In COMEX silver futures, from the peak on Nov 27, 2012, speculators have sold and commercials have purchased 52,000 net contracts, or the equivalent of 260 million silver ounces. Of that total, JPMorgan has accounted for roughly 24,000 contracts, or slightly less than half than the total amount, similar to their pattern in gold. JPMorgan was able to reduce their concentrated net short position in COMEX silver from 36,000 contracts to 12,000 contracts currently.
It is instructive to note that JPMorgan was able to flip from being the biggest COMEX gold short to being the biggest long now, but was not able to flip to being net long in COMEX silver; although buying the equivalent of 120 million silver ounces on a 35% decline in price was a monumental, if manipulative, feat for the ages. Please bear in mind that these position changes in COMEX gold and silver are as objective as can be. I'll cover what that may portend after one other objective reading.
Since year end, as a result of the significant decline in price, more than 13 million oz, or more than 30% of the gold metal held in the world's largest ETF, GLD, was sold and redeemed by shareholders in that trust. By including all other gold ETFs and COMEX warehouse stocks, the total number of physical gold ounces redeemed or moved rises to 22 million ounces. This amount is roughly equal to the 24 million equivalent oz sold by speculators and bought by commercial traders on the COMEX, bringing the total amount to 46 million gold ounces or roughly $70 billion. Of course, this is the amount from COMEX futures and publicly recorded physical gold flows; it does not include the OTC market, swaps and LBMA dealings.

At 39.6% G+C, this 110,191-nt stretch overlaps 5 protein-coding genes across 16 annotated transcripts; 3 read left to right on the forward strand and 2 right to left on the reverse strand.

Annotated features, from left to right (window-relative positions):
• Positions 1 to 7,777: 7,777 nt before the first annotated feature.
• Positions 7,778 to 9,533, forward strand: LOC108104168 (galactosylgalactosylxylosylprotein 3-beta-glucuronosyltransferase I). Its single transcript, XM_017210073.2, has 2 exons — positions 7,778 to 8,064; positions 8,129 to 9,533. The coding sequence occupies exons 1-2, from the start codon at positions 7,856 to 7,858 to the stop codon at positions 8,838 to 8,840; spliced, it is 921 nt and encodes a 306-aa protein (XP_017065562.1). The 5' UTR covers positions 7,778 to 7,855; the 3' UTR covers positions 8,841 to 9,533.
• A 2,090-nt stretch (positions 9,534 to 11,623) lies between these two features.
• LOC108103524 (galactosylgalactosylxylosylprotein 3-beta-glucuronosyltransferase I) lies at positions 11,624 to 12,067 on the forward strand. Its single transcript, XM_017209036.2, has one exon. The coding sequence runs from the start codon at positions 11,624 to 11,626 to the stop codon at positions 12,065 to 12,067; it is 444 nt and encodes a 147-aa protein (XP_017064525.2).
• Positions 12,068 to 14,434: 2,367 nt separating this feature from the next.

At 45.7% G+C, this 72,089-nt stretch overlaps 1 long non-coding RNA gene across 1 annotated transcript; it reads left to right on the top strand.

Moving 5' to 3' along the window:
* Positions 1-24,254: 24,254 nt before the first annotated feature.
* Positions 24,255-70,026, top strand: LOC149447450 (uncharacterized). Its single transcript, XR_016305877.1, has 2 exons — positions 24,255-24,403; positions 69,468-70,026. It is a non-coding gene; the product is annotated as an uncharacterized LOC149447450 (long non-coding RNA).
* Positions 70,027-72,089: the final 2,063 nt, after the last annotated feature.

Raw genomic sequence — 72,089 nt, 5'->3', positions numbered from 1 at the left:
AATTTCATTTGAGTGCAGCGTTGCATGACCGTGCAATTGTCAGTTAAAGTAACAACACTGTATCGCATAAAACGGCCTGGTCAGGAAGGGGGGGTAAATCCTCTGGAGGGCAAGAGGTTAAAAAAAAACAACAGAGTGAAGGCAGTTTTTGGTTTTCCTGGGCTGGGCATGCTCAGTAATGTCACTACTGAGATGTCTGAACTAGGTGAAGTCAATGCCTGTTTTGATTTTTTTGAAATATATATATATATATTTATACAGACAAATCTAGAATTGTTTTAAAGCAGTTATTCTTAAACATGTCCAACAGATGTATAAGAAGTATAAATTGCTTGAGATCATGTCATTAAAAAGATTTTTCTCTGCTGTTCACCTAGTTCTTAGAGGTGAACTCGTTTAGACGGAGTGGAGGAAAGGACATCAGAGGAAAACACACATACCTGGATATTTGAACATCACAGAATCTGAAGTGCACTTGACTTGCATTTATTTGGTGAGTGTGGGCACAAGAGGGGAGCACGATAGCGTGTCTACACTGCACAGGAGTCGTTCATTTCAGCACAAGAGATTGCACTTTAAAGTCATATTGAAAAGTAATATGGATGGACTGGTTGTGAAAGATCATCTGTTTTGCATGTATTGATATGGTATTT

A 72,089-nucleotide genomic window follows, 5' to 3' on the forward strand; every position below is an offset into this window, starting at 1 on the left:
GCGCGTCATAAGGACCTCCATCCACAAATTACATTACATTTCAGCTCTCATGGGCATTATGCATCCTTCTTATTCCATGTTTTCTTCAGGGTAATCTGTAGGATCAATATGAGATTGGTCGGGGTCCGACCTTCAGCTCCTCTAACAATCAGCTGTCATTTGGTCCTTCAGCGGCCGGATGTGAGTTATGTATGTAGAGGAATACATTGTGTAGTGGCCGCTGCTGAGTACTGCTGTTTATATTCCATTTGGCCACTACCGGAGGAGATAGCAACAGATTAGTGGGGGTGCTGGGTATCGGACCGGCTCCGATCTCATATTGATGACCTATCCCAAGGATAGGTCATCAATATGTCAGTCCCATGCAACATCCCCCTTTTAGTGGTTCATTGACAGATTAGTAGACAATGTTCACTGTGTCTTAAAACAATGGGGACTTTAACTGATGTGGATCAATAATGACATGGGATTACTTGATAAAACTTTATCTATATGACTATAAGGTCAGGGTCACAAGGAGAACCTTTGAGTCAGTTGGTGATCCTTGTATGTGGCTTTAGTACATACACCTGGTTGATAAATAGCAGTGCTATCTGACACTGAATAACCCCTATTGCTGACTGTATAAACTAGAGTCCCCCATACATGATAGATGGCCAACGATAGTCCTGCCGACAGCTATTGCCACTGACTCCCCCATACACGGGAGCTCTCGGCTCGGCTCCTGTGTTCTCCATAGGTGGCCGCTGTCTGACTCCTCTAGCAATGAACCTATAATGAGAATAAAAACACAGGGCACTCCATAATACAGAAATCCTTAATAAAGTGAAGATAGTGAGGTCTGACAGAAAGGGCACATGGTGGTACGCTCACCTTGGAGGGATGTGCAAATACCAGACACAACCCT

In a contrast most observers find puzzling and remarkable, there has been no net physical outflow of silver, either from the big ETF, SLV, or total visible recorded inventories, including COMEX stocks on an even larger price decline than was seen in gold. In fact, total visible silver inventories grew by roughly 30 million oz, with SLV up about 6 million oz. I do think that just as was the case in gold, many millions of silver ounces changed ownership hands, but that change in ownership did not result in a big net decline in visible ounces as was seen in gold. That's not to understate the 260 million silver ounces that changed ownership in COMEX futures contracts and I believe hundreds of millions of physical silver ounces changed hands, with the principal buyer being JPMorgan. As an example, so far this month, JPMorgan has taken delivery of almost 11 million ounces of silver in its proprietary trading account.
So let's recap the last six months in strictly objective terms. The price of gold and silver fell a massive and historic 25% and 35% respectively, putting prices at or below the cost of production for many miners. Due to or coincident with those massive price declines, there was an historic repositioning and movement of trader and investor positions in COMEX future holdings and visible world inventories of close to 50 million ounces in gold and at least 260 million oz in silver (but perhaps hundreds of millions of ounces more).